The NH Research 9510-100 regenerative grid simulator is also modular and scalable, but larger, capable of measuring AC power from 100 kW to 1.2 MW, through the addition of 50-, 75-, and/or 100-kW modules. This robust tester is ideal for evaluating many high-power grid-tied products according to a wide range of test standards, including IEEE 1547, IEC 62116, and UL 1741SA. Similarly, the Chroma 61860 regenerative grid simulator also uses a modular approach to achieve output levels to 60 kVA with output voltages of 0 to 300V at frequencies of DC or 30 to 100 Hz.


When generous test power is required from a benchtop unit, the Chroma 61815 regenerative grid simulator provides as much as 15 kVA, allowing excess power during testing to be returned to the power grid. Capable of single- and three-phase operation, the compact unit performs a wide range of units under local (5-in. touch-screen display) or computer control USB and LAN interfaces), including current, voltage, frequency, and power with ±0.1% accuracy.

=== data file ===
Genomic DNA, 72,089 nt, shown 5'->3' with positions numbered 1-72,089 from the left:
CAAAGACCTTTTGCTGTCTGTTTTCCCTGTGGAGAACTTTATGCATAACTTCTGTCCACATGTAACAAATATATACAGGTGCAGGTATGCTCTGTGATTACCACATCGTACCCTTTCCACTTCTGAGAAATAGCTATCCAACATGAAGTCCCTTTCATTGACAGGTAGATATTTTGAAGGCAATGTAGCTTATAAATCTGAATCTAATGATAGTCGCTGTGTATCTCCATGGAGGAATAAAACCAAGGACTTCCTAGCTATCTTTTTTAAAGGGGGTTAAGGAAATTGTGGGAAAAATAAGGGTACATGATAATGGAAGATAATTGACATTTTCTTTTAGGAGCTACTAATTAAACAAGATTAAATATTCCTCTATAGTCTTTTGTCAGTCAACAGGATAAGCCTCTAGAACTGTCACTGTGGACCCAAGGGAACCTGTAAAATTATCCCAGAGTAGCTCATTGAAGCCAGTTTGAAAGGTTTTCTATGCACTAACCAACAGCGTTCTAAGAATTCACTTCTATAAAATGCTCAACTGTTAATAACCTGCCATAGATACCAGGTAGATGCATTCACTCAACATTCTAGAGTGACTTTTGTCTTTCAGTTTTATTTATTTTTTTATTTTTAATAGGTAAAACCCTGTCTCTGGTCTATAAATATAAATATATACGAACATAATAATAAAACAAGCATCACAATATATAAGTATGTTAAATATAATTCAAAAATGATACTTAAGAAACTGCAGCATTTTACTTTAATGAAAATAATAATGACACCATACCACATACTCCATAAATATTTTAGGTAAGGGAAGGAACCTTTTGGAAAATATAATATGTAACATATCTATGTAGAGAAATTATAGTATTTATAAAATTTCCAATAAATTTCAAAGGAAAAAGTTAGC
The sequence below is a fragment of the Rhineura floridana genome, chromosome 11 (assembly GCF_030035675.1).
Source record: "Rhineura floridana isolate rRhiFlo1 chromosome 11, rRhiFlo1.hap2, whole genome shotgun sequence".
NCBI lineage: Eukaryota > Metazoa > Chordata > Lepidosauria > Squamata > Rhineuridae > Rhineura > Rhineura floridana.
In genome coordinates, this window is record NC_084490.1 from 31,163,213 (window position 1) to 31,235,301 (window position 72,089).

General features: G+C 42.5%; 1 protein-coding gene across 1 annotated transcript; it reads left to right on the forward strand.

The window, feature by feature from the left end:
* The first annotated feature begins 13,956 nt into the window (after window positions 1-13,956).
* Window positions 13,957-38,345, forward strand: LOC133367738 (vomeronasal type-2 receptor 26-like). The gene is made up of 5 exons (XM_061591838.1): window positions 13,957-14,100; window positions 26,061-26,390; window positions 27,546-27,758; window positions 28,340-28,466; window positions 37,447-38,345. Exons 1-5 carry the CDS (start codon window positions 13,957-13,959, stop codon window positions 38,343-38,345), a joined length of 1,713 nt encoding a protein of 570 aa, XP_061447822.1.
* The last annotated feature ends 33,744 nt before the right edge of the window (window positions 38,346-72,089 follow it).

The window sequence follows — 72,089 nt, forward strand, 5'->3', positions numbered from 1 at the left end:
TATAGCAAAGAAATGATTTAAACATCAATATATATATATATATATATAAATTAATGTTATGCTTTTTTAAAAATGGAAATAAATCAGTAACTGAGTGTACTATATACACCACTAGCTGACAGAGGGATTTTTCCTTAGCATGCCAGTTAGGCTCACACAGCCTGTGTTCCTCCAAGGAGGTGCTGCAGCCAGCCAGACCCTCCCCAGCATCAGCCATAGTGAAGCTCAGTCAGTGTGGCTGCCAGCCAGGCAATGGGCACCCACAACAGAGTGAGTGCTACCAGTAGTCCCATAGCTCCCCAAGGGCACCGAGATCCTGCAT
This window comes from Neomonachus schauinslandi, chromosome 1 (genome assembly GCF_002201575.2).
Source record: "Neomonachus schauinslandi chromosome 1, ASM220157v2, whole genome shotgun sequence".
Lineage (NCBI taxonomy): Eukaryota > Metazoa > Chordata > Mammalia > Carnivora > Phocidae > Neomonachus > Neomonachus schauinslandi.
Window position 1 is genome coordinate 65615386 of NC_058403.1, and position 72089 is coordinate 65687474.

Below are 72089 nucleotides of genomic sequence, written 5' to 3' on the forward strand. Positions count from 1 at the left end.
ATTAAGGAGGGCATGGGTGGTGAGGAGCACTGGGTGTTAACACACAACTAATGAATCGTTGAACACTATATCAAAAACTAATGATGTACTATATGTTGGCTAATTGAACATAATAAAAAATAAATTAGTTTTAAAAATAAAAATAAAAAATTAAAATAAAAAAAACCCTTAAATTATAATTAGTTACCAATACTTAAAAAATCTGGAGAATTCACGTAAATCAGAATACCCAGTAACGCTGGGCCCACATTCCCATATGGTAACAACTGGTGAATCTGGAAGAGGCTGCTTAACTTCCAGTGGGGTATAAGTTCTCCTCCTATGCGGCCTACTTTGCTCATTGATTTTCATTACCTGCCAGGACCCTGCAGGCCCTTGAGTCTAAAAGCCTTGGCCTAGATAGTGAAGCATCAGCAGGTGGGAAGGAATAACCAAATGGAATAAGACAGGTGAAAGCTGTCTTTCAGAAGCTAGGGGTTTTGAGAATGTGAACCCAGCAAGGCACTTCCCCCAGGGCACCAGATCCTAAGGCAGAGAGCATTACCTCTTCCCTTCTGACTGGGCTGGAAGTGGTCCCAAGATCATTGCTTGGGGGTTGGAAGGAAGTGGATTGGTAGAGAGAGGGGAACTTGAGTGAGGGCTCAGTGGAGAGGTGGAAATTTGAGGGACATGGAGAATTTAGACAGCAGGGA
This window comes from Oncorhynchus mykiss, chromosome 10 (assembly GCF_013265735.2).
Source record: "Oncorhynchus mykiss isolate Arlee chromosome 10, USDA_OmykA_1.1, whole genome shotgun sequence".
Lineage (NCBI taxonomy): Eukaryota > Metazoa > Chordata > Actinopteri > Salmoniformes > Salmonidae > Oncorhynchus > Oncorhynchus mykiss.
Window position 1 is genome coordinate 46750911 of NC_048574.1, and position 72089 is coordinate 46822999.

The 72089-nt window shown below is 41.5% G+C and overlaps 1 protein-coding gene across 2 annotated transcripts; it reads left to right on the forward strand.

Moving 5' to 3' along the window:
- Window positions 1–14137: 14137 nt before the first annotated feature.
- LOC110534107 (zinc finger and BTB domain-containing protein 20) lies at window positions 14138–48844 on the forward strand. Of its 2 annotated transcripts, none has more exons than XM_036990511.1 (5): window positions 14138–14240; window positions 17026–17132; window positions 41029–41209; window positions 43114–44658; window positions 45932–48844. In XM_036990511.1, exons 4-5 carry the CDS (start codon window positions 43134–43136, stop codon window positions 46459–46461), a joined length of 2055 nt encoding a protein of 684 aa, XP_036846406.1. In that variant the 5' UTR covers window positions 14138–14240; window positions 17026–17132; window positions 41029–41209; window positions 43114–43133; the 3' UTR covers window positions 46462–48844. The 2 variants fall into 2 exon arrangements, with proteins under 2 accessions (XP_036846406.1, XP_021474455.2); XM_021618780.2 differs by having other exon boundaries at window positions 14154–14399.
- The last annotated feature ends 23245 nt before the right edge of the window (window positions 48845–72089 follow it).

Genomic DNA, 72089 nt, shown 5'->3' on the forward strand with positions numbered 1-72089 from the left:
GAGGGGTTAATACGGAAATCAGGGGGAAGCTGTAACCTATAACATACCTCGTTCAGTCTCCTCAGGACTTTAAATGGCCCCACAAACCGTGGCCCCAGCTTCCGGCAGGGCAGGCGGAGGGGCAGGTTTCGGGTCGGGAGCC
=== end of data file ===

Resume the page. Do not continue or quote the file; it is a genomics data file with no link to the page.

Maintaining the highest quality and reliability of the power grids throughout the planet is not trivial and will depend on testing units capable of making accurate measurements day after day. The power analyzers, meters, and grid simulators describe as examples are just a few of the measurement solutions available from Axiom Test Equipment (https://www.axiomtest.com). Power grids are complex networks of supplies and consumers, with many subsystems, such as EV charging stations, adding regularly to the complexity. To assist with installation, maintenance, and quality control, future Axiom Test blogs will take a closer look at some of the major power subsystems within today’s power grids, including EV carports and battery chargers.